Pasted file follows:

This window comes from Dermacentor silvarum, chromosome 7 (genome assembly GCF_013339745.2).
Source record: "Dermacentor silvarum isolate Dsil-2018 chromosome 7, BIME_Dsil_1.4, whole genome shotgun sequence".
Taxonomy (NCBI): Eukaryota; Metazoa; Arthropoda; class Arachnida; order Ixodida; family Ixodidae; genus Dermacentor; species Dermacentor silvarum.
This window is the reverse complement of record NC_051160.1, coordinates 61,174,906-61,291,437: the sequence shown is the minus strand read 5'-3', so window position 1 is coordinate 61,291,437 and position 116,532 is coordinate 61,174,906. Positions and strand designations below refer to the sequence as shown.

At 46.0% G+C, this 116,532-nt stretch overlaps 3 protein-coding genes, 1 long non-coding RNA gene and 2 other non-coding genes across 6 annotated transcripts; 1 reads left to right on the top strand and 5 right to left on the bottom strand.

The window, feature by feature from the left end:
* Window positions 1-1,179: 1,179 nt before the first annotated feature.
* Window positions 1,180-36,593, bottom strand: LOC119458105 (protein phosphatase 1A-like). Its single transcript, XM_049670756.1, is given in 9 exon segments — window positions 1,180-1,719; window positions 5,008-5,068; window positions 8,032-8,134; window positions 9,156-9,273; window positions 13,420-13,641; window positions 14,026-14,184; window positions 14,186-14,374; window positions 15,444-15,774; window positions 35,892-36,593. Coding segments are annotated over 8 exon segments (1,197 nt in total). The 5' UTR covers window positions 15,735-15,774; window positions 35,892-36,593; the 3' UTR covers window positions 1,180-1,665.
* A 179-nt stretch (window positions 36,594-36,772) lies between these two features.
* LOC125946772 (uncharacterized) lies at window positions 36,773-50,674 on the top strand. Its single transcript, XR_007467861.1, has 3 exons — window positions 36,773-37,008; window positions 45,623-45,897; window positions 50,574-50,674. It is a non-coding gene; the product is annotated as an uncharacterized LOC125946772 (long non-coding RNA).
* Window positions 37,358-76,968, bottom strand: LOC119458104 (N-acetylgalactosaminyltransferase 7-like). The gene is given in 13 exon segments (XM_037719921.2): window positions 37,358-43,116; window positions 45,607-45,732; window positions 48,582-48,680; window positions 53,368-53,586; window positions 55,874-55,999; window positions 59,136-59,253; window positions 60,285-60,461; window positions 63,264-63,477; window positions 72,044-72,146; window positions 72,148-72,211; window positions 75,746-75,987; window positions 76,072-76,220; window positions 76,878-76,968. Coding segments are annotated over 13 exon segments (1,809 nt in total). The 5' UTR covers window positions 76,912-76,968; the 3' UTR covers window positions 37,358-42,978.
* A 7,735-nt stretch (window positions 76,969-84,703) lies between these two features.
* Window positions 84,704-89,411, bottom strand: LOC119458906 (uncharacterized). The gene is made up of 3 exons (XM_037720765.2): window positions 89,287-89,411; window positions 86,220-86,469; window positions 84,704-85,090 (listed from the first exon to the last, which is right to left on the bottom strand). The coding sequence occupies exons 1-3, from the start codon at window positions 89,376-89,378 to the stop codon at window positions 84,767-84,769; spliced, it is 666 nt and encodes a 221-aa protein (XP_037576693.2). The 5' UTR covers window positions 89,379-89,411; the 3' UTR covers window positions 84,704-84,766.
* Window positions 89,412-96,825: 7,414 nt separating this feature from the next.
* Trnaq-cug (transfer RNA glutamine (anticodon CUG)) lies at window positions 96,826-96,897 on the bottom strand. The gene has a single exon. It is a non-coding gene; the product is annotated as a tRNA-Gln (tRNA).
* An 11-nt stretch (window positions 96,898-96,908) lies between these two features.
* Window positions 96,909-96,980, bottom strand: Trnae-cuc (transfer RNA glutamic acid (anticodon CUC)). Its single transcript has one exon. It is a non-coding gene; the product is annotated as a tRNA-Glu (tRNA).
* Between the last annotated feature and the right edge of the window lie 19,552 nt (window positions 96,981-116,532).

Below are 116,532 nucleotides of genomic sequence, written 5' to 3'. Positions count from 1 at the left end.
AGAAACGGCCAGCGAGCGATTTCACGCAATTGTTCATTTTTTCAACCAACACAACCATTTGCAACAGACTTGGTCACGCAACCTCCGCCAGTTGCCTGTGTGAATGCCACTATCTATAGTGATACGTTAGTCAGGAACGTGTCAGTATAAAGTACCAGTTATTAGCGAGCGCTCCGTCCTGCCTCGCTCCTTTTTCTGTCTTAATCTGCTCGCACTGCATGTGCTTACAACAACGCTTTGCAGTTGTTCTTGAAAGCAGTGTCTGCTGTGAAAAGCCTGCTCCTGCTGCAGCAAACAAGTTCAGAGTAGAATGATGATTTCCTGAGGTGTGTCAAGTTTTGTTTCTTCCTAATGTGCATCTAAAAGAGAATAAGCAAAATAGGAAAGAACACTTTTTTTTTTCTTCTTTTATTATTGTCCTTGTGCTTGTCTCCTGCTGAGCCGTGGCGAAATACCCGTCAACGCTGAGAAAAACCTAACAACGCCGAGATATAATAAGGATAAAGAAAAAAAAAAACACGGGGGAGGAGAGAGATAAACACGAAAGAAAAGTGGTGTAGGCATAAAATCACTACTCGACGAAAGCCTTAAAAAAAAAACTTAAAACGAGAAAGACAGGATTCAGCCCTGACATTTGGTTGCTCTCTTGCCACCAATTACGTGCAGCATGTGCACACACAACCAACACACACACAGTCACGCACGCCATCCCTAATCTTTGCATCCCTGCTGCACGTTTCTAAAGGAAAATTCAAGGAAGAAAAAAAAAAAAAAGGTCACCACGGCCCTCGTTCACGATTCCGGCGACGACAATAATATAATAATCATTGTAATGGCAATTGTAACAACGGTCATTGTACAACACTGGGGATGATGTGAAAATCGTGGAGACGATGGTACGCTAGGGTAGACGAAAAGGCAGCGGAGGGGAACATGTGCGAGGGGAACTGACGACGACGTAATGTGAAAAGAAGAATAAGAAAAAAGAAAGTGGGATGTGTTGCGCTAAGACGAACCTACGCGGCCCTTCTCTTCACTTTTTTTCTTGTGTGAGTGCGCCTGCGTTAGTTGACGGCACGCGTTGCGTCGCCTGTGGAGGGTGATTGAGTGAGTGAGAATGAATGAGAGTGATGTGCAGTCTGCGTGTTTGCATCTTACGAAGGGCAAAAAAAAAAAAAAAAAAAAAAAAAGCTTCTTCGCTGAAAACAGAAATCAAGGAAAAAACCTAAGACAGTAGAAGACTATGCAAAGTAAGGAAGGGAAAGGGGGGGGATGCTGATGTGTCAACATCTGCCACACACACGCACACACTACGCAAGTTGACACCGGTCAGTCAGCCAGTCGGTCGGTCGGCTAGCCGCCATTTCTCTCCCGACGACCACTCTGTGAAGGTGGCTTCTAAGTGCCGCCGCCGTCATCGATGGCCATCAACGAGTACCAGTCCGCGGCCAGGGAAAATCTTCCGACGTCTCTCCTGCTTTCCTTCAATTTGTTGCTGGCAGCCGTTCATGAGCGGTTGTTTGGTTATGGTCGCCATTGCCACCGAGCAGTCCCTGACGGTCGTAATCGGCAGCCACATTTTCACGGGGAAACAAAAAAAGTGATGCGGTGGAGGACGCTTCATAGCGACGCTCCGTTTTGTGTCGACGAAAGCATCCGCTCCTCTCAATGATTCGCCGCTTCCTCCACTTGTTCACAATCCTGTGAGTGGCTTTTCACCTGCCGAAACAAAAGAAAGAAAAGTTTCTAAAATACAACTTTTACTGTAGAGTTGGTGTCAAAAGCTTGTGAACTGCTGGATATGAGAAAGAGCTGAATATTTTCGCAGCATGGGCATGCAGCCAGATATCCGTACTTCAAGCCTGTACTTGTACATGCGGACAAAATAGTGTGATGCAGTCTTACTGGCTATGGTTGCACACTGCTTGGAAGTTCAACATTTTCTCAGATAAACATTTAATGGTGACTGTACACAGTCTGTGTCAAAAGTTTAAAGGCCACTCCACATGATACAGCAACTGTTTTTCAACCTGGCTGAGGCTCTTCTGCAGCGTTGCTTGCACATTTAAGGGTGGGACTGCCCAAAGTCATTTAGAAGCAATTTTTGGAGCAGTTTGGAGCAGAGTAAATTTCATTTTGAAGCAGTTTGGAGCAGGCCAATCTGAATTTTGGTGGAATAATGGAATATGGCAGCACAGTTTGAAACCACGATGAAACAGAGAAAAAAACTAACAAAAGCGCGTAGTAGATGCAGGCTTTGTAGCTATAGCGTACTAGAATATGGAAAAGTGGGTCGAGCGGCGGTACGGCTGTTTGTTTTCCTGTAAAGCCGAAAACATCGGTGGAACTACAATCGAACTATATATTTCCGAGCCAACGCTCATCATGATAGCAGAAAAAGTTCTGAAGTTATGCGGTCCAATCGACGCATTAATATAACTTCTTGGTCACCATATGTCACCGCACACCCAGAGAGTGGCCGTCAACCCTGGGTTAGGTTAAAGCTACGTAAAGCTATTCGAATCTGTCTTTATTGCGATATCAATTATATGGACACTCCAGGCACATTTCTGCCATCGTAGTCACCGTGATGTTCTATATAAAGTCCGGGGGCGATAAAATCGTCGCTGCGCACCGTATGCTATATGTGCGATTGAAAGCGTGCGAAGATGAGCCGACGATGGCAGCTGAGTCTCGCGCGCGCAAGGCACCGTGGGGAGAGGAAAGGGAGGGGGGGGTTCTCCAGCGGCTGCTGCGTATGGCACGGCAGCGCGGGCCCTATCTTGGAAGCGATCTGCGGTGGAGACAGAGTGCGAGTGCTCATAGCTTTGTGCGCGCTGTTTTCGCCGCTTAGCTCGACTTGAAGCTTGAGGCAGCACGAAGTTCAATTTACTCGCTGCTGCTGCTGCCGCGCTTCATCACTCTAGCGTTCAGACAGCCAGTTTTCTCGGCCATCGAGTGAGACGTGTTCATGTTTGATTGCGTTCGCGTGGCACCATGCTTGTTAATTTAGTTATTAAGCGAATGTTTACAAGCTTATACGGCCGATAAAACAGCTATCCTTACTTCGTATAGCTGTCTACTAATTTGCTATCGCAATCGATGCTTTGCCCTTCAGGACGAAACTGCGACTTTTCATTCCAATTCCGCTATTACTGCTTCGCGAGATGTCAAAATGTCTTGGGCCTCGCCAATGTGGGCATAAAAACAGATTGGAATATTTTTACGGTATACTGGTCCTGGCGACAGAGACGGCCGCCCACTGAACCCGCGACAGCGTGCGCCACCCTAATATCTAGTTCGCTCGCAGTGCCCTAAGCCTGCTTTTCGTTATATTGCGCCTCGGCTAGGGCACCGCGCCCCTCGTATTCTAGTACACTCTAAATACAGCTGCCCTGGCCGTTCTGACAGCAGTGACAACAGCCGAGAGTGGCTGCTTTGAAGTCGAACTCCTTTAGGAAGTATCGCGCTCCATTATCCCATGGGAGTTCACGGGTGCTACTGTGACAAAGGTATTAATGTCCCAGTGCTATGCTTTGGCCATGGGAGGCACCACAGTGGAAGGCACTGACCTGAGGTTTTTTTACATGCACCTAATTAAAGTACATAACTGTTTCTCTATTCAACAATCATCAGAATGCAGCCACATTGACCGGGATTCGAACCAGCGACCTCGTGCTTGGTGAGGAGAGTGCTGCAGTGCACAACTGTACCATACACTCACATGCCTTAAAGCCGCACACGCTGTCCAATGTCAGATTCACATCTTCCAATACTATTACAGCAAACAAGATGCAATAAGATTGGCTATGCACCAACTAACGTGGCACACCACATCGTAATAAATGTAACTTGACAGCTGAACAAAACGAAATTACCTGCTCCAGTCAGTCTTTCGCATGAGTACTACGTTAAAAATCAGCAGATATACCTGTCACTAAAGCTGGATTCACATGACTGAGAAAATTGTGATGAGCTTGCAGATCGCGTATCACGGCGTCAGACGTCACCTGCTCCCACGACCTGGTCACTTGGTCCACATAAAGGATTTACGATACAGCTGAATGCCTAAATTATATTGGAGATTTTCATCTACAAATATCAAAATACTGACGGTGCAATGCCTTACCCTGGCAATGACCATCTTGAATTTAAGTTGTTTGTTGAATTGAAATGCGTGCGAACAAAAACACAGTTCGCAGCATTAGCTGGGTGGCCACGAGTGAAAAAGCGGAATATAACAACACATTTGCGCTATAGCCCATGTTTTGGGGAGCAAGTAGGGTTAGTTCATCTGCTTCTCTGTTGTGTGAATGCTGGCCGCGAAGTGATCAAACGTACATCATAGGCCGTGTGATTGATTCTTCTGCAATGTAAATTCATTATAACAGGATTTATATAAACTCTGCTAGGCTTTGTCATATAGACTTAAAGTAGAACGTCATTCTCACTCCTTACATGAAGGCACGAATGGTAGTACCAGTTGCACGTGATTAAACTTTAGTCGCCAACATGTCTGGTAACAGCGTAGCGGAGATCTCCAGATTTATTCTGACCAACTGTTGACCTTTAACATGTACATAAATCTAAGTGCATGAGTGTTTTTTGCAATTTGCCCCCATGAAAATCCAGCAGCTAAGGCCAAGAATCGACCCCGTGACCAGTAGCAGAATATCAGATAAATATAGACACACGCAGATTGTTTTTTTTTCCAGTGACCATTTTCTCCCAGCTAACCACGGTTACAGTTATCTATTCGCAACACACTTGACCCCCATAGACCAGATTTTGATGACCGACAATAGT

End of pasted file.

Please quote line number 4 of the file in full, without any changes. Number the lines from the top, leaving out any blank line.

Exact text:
This window is the reverse complement of record NC_051160.1, coordinates 61,174,906-61,291,437: the sequence shown is the minus strand read 5'-3', so window position 1 is coordinate 61,291,437 and position 116,532 is coordinate 61,174,906. Positions and strand designations below refer to the sequence as shown.